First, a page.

Border security is not about the family units that are crossing the border that are asking for asylum … the vast majority of the people I deal with, when I take them into custody, are very polite. They comply with the commands I give them. But that’s because the criminal cartels are pushing them in front as “the sacrificial lambs,” forcing me to use my resources to take them into custody, so that they can then cross the dangerous criminals right behind them. And we play into their hands by continuing to humanize the way things are happening on the border.
Even many of the people they do catch are problematic and are not all kids in diapers, as Judd explained:
In the last year, we’ve arrested 5,000 people that have a criminal record here in the United States. And what should really scare the public is we don’t know what the criminal record is of these people from their country of origin, because we don’t have access to those databases. So we could be taking somebody in custody that is claiming asylum, and looks like a nice guy if you will, but has a rape conviction back in his own country. We’ll never know that.
The DHS announced this week that it caught several members of MS-13 coming over the border and claiming a credible fear of persecution.
— CBP RGV (@CBPRGV) July 11, 2018
Trump needs to draw a line in the sand on border and budget, and sanctuaries
According to the UN, we now have the most asylum requests of any country in the world, including Germany, and it’s all built on a lie. Yet they are placed on our soil and released into our communities, and the American people must shoulder the fiscal and security burden.
This is why Trump must make this his top messaging priority headed into the midterm elections. He touted his power to pick members of the Supreme Court as his most solemn duty, but protecting our sovereignty is really the most important duty, and the veto leverage he has over budget bills is an even greater power than that of the Supreme Court. He must threaten to veto any DHS funding bill that does not give him the requisite resources and authority to deter this invasion at all costs. He must also focus on interior enforcement and sanctuary cities. Recently, Rep. Diane Black, R-Ten., introduced legislation to make it a felony to cross the border and to cut off funding to sanctuary cities while giving the proceeds to ICE. This bill drives a wedge right between the left-wing base and middle-of-the-road suburban voters. Trump should demand its inclusion in the DHS funding bill by September.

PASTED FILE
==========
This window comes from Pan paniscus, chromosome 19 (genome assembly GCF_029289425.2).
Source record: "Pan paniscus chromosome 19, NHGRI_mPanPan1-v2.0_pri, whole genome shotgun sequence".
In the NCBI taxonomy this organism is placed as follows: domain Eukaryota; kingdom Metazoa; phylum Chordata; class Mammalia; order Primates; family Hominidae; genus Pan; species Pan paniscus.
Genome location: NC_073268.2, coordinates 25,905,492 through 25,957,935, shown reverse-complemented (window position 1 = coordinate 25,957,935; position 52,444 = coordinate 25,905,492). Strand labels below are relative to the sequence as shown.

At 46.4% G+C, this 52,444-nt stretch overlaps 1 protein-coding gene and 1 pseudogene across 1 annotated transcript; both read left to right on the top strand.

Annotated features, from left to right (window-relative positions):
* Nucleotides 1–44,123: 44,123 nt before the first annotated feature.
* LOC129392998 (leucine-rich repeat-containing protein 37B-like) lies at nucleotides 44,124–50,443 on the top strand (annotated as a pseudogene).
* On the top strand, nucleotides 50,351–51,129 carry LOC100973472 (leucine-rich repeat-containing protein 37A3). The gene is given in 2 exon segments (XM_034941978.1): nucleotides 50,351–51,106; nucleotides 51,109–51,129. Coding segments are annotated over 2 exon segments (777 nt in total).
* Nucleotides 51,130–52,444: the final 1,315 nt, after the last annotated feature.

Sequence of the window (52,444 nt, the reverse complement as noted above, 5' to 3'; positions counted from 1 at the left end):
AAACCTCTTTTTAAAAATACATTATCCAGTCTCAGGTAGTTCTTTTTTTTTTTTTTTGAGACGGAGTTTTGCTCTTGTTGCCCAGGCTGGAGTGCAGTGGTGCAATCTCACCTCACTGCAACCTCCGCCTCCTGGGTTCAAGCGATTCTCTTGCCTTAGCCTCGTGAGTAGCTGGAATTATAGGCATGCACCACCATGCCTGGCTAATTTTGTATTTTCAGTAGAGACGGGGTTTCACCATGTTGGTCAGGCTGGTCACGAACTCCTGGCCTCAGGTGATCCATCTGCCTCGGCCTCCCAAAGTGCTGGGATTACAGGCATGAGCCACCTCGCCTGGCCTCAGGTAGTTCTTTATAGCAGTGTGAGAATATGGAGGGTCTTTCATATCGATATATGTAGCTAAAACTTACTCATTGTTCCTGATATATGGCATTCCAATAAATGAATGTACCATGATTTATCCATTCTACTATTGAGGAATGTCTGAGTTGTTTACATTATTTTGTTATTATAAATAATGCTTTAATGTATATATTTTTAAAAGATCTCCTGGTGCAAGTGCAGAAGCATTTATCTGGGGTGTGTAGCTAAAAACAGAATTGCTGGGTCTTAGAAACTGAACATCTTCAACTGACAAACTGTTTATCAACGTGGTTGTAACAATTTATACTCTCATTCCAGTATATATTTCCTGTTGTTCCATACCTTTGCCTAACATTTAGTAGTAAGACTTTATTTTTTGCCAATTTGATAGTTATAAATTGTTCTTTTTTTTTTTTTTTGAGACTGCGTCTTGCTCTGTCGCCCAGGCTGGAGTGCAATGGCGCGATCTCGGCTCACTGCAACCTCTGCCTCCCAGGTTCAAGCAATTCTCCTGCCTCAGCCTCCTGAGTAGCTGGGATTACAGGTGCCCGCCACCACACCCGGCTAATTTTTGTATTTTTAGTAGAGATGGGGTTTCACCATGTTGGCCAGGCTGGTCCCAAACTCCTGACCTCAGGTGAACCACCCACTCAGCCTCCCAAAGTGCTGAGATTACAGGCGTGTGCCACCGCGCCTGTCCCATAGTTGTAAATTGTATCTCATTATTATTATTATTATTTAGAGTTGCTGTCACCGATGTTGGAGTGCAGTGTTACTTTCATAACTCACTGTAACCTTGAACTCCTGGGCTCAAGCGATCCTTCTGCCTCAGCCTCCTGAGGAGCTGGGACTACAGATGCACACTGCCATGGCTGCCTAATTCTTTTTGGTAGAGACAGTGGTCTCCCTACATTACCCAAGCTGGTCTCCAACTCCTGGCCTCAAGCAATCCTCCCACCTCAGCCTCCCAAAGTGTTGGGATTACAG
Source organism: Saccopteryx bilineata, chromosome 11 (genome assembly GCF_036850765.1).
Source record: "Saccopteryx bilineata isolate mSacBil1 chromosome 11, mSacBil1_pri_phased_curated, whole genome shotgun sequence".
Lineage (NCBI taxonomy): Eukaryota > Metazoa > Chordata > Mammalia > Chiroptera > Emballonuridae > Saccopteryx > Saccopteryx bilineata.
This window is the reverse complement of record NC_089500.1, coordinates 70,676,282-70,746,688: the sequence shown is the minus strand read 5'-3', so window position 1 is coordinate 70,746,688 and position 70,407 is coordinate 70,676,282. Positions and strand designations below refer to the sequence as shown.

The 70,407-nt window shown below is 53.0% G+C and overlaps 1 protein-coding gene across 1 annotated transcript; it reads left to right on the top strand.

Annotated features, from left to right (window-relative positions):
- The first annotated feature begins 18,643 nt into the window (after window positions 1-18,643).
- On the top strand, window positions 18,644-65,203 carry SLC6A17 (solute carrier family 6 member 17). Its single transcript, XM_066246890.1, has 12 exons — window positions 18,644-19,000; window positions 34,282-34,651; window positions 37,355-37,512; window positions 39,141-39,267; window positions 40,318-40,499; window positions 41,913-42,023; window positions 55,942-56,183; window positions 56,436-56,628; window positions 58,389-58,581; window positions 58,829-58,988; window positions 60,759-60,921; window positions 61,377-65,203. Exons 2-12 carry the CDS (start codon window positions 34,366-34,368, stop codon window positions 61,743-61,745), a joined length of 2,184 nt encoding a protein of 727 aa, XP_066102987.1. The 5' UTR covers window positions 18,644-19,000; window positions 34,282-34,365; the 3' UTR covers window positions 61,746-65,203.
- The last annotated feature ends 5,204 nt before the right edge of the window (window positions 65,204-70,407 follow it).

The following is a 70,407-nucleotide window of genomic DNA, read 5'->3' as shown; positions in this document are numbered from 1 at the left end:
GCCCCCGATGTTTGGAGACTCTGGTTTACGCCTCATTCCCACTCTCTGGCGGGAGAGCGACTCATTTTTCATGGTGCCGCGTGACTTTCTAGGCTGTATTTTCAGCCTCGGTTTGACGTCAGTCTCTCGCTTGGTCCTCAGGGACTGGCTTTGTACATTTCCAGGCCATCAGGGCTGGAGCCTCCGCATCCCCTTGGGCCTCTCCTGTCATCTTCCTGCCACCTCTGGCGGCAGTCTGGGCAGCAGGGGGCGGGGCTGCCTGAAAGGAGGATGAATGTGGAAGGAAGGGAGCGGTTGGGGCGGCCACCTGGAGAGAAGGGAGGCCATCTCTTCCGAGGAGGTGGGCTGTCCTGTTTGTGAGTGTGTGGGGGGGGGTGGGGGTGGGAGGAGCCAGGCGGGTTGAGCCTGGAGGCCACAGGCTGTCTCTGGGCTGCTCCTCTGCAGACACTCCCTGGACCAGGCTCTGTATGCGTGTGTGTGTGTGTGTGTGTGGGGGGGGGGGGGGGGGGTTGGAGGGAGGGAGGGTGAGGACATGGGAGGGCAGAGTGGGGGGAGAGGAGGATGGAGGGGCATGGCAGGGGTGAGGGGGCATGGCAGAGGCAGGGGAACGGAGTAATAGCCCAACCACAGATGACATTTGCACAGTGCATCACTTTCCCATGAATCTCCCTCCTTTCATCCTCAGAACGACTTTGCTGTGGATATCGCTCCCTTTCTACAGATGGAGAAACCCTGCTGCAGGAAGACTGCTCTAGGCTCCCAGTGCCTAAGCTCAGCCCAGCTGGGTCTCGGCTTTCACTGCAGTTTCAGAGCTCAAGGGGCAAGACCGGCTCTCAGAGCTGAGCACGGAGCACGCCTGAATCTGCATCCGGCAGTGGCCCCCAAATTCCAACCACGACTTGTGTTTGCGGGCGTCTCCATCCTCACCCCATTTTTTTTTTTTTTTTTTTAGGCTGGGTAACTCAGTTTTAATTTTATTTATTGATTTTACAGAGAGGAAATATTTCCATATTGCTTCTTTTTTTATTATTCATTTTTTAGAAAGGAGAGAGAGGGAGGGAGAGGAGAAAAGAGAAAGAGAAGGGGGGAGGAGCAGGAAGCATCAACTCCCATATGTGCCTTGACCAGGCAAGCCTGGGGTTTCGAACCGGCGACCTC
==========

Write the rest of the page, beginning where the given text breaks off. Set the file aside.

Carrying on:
Trump and the conservative base should not allow the excitement over the Supreme Court pick to overshadow the budget fight in September. As we’ve noted in a series of columns, ironically, the Supreme Court won’t help us much anyway if Congress doesn’t act on immigration and the lower courts continue to receive the cooperation of the executive branch in shutting down all lawful and commonsense national security measures. Trump must stand his ground on the asylum policies and invoke 212(f) and other statutes while demanding his priorities in the budget bill, with the threat of a veto.
Trump cannot afford to ignore sanctuary cities in the budget bill, either. Thanks to the last four years of the border surge from Central America, the Mexican drug cartels have spread out across the country and operate undisrupted because so many major hubs refuse to cooperate with ICE. Almost all the top-level fentanyl traffickers are criminal aliens. The problems we have from heroin and fentanyl trafficked through the border surge and growth of sanctuaries is so bad that the Canadians are starting to complain about its effects on them in the north. Yet, shockingly, rather than focus exclusively on the cartels, the DEA announced it is potentially mandating a cutback in the manufacturing of prescription painkillers, which is needlessly hurting pain patients who never overdose while ignoring the true problem.
Our Congress refuses to even recognize any role of the border surge and sanctuaries in driving the overdose crisis, much less their dominant role. Unfortunately, this gets back to the lower courts again. The same judges who prevent states from enforcing federal law and prevent the federal government from enforcing federal law are now saying states can blatantly thumb their noses at immigration law. Nothing matters until this problem is dealt with.
Mr. President, sharpen your veto pen, stand strong on blocking bogus asylum, and get this done. It’s much more powerful than the gavel of an unelected judge.
Daniel Horowitz is a senior editor of Conservative Review. Follow him on Twitter @RMConservative.